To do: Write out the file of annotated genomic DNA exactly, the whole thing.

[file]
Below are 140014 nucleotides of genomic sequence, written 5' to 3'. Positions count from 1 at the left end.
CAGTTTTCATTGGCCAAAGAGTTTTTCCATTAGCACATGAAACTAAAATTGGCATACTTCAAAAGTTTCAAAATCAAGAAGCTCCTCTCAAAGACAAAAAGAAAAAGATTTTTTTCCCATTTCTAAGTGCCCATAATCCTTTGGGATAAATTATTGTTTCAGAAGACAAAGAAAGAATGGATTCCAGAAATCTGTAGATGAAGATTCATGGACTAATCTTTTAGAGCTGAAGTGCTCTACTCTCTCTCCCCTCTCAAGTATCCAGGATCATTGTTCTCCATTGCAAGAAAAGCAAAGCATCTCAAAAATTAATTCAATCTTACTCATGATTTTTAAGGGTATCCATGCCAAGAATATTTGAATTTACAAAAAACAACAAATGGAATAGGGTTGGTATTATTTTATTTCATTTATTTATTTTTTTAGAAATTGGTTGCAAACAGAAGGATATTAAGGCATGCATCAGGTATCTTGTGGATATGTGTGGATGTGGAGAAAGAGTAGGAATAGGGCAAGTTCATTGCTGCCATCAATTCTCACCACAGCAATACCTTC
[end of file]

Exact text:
Below are 140014 nucleotides of genomic sequence, written 5' to 3'. Positions count from 1 at the left end.
CAGTTTTCATTGGCCAAAGAGTTTTTCCATTAGCACATGAAACTAAAATTGGCATACTTCAAAAGTTTCAAAATCAAGAAGCTCCTCTCAAAGACAAAAAGAAAAAGATTTTTTTCCCATTTCTAAGTGCCCATAATCCTTTGGGATAAATTATTGTTTCAGAAGACAAAGAAAGAATGGATTCCAGAAATCTGTAGATGAAGATTCATGGACTAATCTTTTAGAGCTGAAGTGCTCTACTCTCTCTCCCCTCTCAAGTATCCAGGATCATTGTTCTCCATTGCAAGAAAAGCAAAGCATCTCAAAAATTAATTCAATCTTACTCATGATTTTTAAGGGTATCCATGCCAAGAATATTTGAATTTACAAAAAACAACAAATGGAATAGGGTTGGTATTATTTTATTTCATTTATTTATTTTTTTAGAAATTGGTTGCAAACAGAAGGATATTAAGGCATGCATCAGGTATCTTGTGGATATGTGTGGATGTGGAGAAAGAGTAGGAATAGGGCAAGTTCATTGCTGCCATCAATTCTCACCACAGCAATACCTTC